Taliban targets descendants of Alexander the Great

For centuries, the blond-haired, blue-eyed people of the Kalash tribes of North West Pakistan have lived a libertine lifestyle.

Dean Nelson in New Delhi and Emal Khan in Peshawar
Telegraph
21 Sep 2009

Children of the Kalash tribe in Northern Pakistan Photo: EPA

The group, believed to be descendants of Alexander the Great’s invading army, were shielded from conservative Islam by the steep slopes of their remote valleys.

While Sikhs, Hindus, and Christians were slowly driven out of Pakistan’s North West Frontier Province by Muslim militants, the Kalash were free to drink their own distilled spirits and smoke cannabis.

But the militant maulanas of the Taliban have finally caught up with them and declared war on their culture and heritage by kidnapping their most devoted supporter.

Taliban commanders have taken Professor Athanasion Larounis, a Greek aid worker who has generated £2.5 million in donations to build schools, clinics, clean water projects and a museum.

They are now demanding £1.25 million and the release of three militant leaders in exchange for his safe return.

According to local police, it was Professor Larounis’s dedication to preserving Kalasha culture that Taliban commanders in Nuristan, on the Afghan side of the border that made him a target.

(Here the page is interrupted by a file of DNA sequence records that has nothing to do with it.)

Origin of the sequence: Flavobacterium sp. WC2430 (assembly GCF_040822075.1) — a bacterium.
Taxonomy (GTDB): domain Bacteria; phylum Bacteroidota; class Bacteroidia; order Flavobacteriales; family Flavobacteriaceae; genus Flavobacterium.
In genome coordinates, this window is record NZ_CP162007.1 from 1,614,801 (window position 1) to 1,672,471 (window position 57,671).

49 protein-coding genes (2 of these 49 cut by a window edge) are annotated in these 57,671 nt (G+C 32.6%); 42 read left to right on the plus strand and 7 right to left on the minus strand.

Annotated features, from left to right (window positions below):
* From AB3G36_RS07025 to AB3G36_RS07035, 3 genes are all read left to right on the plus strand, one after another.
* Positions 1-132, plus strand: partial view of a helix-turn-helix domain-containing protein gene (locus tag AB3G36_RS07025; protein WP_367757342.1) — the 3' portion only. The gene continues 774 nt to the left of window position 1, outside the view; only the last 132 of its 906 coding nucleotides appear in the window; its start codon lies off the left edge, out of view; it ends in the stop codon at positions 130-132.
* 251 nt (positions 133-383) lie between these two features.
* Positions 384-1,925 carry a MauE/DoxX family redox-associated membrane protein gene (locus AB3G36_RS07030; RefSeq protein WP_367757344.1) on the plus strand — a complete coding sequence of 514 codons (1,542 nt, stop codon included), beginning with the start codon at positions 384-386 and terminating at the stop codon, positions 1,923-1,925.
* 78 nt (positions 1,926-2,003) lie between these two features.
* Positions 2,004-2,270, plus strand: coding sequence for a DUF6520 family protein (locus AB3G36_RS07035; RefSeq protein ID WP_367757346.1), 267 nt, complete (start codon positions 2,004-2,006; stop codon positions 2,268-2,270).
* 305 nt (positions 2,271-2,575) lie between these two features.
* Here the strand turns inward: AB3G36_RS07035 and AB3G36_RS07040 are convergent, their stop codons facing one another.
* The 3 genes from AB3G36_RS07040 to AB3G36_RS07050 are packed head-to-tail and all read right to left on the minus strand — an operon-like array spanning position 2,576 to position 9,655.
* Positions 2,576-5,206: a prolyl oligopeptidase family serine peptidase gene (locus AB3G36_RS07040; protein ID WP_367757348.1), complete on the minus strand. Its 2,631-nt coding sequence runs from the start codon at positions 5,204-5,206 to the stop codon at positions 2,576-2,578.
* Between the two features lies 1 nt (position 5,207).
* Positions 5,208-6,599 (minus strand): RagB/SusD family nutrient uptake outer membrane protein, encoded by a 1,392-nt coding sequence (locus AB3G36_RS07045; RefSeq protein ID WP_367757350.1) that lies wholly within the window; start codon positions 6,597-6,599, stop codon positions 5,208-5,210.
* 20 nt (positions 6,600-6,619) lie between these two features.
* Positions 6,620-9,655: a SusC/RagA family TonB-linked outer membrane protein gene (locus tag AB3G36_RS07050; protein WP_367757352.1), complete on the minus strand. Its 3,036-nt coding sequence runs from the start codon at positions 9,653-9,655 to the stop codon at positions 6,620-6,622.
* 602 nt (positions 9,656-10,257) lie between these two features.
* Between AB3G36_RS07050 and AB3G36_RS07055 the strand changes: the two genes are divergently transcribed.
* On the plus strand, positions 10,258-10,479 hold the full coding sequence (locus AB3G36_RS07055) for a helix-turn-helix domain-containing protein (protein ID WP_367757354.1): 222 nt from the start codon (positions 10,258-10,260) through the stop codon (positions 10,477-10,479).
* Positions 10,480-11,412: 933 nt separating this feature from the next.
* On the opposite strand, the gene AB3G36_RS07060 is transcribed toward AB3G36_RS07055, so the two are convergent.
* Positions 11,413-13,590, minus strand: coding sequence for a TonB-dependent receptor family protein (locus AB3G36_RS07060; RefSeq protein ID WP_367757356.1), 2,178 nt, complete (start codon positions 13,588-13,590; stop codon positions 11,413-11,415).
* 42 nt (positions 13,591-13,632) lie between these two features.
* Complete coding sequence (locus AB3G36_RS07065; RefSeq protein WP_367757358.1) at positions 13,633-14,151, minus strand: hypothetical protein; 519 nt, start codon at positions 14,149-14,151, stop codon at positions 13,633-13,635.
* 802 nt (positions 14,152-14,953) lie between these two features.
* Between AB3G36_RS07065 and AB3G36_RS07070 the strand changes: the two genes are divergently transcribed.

Confirmation of the Taliban’s role in his kidnapping came as their leader Mullah Omar urged American and NATO leaders to learn from the history of Alexander the Great’s invasion of Afghanistan and his defeat by Pushtun tribesmen in the 4BC.

He was kidnapped on Sep 8, when five masked Taliban broke into the three storey museum where he was living, killed a policeman guarding the building, tied a teacher to a post and grabbed the professor from his bed.

Ajmeer Kalash, a Kalash teacher who witnessed the incident, said he had saved his own life by pretending to be a Muslim.

Read the complete article at the Telegraph.

Related: Revisiting War Upon Alexander — Dominos Again

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